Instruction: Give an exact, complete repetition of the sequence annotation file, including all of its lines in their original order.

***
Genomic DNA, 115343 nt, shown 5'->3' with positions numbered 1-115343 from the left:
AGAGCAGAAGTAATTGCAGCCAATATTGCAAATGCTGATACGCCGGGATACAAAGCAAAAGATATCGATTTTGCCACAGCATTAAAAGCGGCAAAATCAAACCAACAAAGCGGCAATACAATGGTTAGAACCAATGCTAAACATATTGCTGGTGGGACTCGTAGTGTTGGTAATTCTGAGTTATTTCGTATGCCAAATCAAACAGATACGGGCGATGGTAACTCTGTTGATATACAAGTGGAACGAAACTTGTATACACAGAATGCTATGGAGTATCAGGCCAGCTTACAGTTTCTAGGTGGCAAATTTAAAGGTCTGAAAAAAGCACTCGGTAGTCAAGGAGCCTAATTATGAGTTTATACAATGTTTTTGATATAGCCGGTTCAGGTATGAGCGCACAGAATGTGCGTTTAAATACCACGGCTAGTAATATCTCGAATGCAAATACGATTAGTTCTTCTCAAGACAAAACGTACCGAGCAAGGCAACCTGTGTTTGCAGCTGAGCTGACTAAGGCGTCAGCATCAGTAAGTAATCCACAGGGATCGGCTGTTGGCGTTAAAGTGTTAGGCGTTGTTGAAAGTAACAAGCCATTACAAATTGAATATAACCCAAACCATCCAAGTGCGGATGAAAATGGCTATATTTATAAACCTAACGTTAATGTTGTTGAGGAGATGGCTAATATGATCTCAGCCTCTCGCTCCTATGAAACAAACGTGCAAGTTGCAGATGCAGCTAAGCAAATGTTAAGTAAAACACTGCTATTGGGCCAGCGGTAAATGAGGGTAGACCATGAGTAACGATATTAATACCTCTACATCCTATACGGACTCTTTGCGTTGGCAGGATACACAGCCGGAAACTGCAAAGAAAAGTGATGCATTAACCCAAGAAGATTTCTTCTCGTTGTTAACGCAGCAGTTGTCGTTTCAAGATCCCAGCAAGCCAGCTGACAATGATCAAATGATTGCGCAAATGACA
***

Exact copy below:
Genomic DNA, 115343 nt, shown 5'->3' with positions numbered 1-115343 from the left:
AGAGCAGAAGTAATTGCAGCCAATATTGCAAATGCTGATACGCCGGGATACAAAGCAAAAGATATCGATTTTGCCACAGCATTAAAAGCGGCAAAATCAAACCAACAAAGCGGCAATACAATGGTTAGAACCAATGCTAAACATATTGCTGGTGGGACTCGTAGTGTTGGTAATTCTGAGTTATTTCGTATGCCAAATCAAACAGATACGGGCGATGGTAACTCTGTTGATATACAAGTGGAACGAAACTTGTATACACAGAATGCTATGGAGTATCAGGCCAGCTTACAGTTTCTAGGTGGCAAATTTAAAGGTCTGAAAAAAGCACTCGGTAGTCAAGGAGCCTAATTATGAGTTTATACAATGTTTTTGATATAGCCGGTTCAGGTATGAGCGCACAGAATGTGCGTTTAAATACCACGGCTAGTAATATCTCGAATGCAAATACGATTAGTTCTTCTCAAGACAAAACGTACCGAGCAAGGCAACCTGTGTTTGCAGCTGAGCTGACTAAGGCGTCAGCATCAGTAAGTAATCCACAGGGATCGGCTGTTGGCGTTAAAGTGTTAGGCGTTGTTGAAAGTAACAAGCCATTACAAATTGAATATAACCCAAACCATCCAAGTGCGGATGAAAATGGCTATATTTATAAACCTAACGTTAATGTTGTTGAGGAGATGGCTAATATGATCTCAGCCTCTCGCTCCTATGAAACAAACGTGCAAGTTGCAGATGCAGCTAAGCAAATGTTAAGTAAAACACTGCTATTGGGCCAGCGGTAAATGAGGGTAGACCATGAGTAACGATATTAATACCTCTACATCCTATACGGACTCTTTGCGTTGGCAGGATACACAGCCGGAAACTGCAAAGAAAAGTGATGCATTAACCCAAGAAGATTTCTTCTCGTTGTTAACGCAGCAGTTGTCGTTTCAAGATCCCAGCAAGCCAGCTGACAATGATCAAATGATTGCGCAAATGACA